The biggest challenge I met in medical school has been balancing life’s unpredictability and curveballs while working long hours and having a heavy course load. In these times, I am reminded of the chance I have the support of others. I couldn’t have dreamed of pursuing medicine in Toronto, 6000 km away from home, without my parents, who pushed me and supported me to pursue my dreams. I am also indebted to my partner, Armand Bahabi. With both our families away, and we’ve been a team since my interview at the University of Toronto.

I am extremely grateful and excited to continue in Pediatrics, and complement having had the chance to learn from pediatric teams at SickKids, North York General Hospital and Michael Garron Hospital, by joining the Centre Hospitalier Universitaire Sainte-Justine, and practice in French – my first language.

Advice for incoming students: The only advice I would have is don’t take for granted the skills and techniques that you know now, but that may have taken weeks or months to learn. Don’t forget how overwhelming embryology and anatomy felt at first, how confusing it felt to take your first history, or how scary it felt to start your first day of clerkship. You’ve approached successfully so many challenges to be where you are now. Make a list, keep track, and remember them on the days where it feels like there are only challenges ahead. You are enough and will continue to be.

Rehona Zamani

Rehona Zamani

Up next: Obstetrics and Gynaecology, University of Toronto

There are many factors behind my decision to become a physician and I am grateful that this list continues to grow. However, the most significant influence was my intimate understanding at an early age of the impact of the social determinants of health. I was raised in a tight knit community in Toronto that endured significant poverty, food insecurity, and racialization. Witnessing the impact of these factors on individual and community health inspired me to pursue a field of advocacy and leadership in healthcare. Medicine is a fascinating field that combines these roles, while also promoting lifelong learning, growth, and an intricate understanding of human biology. 

I am most passionate about the impact that medicine has on individual and community health, particularly in women’s health. I am energized and inspired by my interactions with patients, and look forward to having a positive impact on communities on a local and international scale. I hope to contribute to the advances in improving maternal health, especially in rural and remote areas. 

The greatest highlights of medical school have been my interactions with patients during our clinical rotations and the friends I made during the journey. These interactions with incredible people were truly the most inspiring and memorable moments. I fondly remember my first labor and delivery shift where I witnessed a C-section for the first time for twins. I remember the moment of silence held in the operating room in honour of a donor patient while retrieving their organs on the transplant surgery rotation. I remember advocating for a woman in the last days of her life on an internal medicine ward to ensure her goals of care were met. These are only a handful of the many moments in medicine that I hold closely. There have also been challenges in medical school.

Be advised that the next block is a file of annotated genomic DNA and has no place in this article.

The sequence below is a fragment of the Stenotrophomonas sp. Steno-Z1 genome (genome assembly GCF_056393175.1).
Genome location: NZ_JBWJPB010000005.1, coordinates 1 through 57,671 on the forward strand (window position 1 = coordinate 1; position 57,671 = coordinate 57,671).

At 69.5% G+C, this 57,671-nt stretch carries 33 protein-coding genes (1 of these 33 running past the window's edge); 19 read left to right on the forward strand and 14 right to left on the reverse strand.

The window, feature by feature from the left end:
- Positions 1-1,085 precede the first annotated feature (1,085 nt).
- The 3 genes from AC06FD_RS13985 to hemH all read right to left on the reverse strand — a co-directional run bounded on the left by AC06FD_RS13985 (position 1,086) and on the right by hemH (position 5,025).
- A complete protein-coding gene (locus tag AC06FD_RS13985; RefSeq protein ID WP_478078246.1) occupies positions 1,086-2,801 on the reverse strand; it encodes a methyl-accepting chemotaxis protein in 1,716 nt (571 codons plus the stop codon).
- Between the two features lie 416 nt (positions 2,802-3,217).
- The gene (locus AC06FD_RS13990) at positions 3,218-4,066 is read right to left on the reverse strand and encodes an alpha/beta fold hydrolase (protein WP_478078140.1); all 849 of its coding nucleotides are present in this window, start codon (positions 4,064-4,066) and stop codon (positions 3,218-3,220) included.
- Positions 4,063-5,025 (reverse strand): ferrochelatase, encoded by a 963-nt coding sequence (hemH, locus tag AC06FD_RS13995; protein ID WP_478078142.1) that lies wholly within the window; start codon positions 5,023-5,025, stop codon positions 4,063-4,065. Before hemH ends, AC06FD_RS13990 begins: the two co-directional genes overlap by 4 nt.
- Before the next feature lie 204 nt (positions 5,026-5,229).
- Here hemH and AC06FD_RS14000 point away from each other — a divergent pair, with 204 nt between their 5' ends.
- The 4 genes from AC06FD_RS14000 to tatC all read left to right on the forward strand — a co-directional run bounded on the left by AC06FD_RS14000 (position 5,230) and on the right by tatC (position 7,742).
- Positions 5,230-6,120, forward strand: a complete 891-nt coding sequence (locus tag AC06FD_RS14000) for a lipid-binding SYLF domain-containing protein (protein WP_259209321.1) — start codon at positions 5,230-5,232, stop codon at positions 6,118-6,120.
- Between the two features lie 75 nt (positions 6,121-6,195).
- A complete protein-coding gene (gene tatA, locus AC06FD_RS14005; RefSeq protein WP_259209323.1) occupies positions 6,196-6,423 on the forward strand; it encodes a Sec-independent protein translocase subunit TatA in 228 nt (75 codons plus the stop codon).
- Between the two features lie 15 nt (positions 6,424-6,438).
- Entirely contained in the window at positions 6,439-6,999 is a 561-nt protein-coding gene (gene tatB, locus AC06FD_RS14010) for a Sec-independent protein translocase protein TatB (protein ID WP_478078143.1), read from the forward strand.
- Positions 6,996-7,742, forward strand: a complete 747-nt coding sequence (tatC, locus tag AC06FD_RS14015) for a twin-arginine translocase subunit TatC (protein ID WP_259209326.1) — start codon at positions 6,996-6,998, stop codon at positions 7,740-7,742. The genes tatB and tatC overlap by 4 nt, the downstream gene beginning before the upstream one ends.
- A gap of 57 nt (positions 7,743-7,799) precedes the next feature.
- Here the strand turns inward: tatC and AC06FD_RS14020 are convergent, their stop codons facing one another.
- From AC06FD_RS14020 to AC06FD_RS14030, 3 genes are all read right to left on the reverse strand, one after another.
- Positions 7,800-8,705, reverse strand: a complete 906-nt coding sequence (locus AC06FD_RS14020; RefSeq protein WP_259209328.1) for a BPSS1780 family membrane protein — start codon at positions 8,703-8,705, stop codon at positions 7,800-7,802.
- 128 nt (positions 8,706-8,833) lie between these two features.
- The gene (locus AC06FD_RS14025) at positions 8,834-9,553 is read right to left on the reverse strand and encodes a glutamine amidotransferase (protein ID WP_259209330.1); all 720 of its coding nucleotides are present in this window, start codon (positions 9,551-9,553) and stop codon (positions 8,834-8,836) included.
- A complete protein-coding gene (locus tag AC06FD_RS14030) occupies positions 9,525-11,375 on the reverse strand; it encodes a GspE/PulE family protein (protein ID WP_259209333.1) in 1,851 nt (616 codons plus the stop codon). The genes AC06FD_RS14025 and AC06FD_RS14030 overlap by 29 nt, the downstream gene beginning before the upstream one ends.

The most memorable challenge was, of course, the COVID-19 pandemic because it took away all those interactions that inspire me. It took away interactions with patients when we were removed from the clinical setting. It took away interactions with my friends and family that provide me with support and energy. I am grateful that I was able to make up many of these experiences as a clerk as the pandemic lessened in severity.  

Although medical students are definitely able to make an impact in patient care, I look forward to broadening this impact as a ObGyn resident. I look forward to gaining the medical knowledge and surgical skills to provide meaningful and patient centred care for women with obstetric and gynecologic concerns. I am astounded by how much I have grown as a person through medical school, and look forward to witnessing who I am after residency.

Advice for incoming students: Try your best to enjoy each and every step in their journey to becoming a physician. You have worked so incredibly hard to become a medical student and likely made personal and professional sacrifices. In medical school, you will experience many firsts and moments that are unforgettable for a variety of reasons. Slow down, enjoy, reflect and grow from these experiences. More importantly, make sure that your own wellness is a priority. It is so easy to get caught up in the pressure of constantly being productive and moving quickly between goalposts, but this can lead to burnout and loss of empathy. Take time for your hobbies, family and friends, and other activities. These are experiences that will also allow you to be a better physician for your patients.